REVIEW: Melissa McCarthy and Jason Bateman have entertaining dynamics in the Identity Thief



A lot of details in Identity Thief are contrary to the rules of logic. But for some reason, it's fun to watch the movie unfold until it reaches its predictable end.

In the movie, Melissa McCarthy—the sink-pooping bridesmaid in the movie Bridesmaids—plays Diana, a "sociopath-with-a-conscience." She was able to get the credit card details and personal info of a diligent accountant named Sandy Patterson (played by Jason Bateman) so she is able to live comfortably while borrowing someone else’s identity.

Written by Craig Mazin, who also wrote the Scary Movie and Hangover franchises, Identity Thief borrows from and is reminiscent of a recent road trip and odd couple comedy movie starring Robert Downey Jr. and a very offensive Zach Galifianakis, Due Date. Only this time, it is a woman who is being brazenly obnoxious, sexually aggressive, kicking butt and having her butt kicked – and it’s funny. Jason Bateman, as a straight man who refuses to break the rules, serves as an amusing contrast to McCarthy’s over-the-top ludicrousness.

Melissa McCarthy helped make the movie’s thin plot watchable thanks to her readiness to haul herself in front of a moving car, bang her head or make fun of herself just to get some laughs.

Eric Stonestreet, who also stars in the TV series Modern Family, is hilarious and unforgettable in the movie as Big Chuck.

Identity Thief struggles to stretch a flimsy story by adding layers upon layers of incredulous situations one after another. The film could still stand even without the subplot involving two gangsters—played by rapper T.I. and Genesis Rodriguez, a godfather-like convict and a bounty hunter—who both want McCarthy’s character dead. The removal of the subplot could have also made the movie shorter than its 111-minute running time.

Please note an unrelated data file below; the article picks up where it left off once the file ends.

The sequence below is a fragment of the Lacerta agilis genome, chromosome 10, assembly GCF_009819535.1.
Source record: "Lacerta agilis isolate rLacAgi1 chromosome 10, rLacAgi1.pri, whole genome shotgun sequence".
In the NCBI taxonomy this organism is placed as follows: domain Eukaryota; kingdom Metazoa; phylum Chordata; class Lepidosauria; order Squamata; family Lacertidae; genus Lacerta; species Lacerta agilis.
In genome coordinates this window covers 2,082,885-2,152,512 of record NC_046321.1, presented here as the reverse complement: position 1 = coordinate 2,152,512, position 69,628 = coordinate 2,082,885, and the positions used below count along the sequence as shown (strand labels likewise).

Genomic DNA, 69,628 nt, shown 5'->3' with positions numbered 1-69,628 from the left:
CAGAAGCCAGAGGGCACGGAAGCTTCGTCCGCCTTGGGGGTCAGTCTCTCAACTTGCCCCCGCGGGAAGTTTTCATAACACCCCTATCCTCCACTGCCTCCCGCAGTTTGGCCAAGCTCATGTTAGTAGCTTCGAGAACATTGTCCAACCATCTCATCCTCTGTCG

Identity Thief used formulaic scenarios to propel the story forward. What saved the movie from being tedious was the entertaining dynamics between Bateman and McCarthy. But it is McCarthy who literally runs the show despite the predictability of the situations she is put in.

It is difficult to believe McCarthy’s character can develop a conscience overnight even with her blatant sociopathic tendencies. Despite the change of heart Diana goes through, it only appeared as a superficial tool to make her character sympathetic and give the movie a happy ending.

Identity Thief seems to be a rehash of sure-fire comedies that has already been released before. The story of a road trip between an unlikely pair has been seen as far back as 1987 in the John Hughes movie Planes, Trains and Automobiles. Also, McCarthy seems to be the female version of Due Date’s Zach Galifianakis.


If you’re a fan of McCarthy and want to see her strut her funny stuff onscreen, Identity Thief is a satisfying movie. If you want to see a funny road trip movie that is similar to other funny road trip movies involving an uptight man and a free-wheeling partner, Identity Thief is a must-see.

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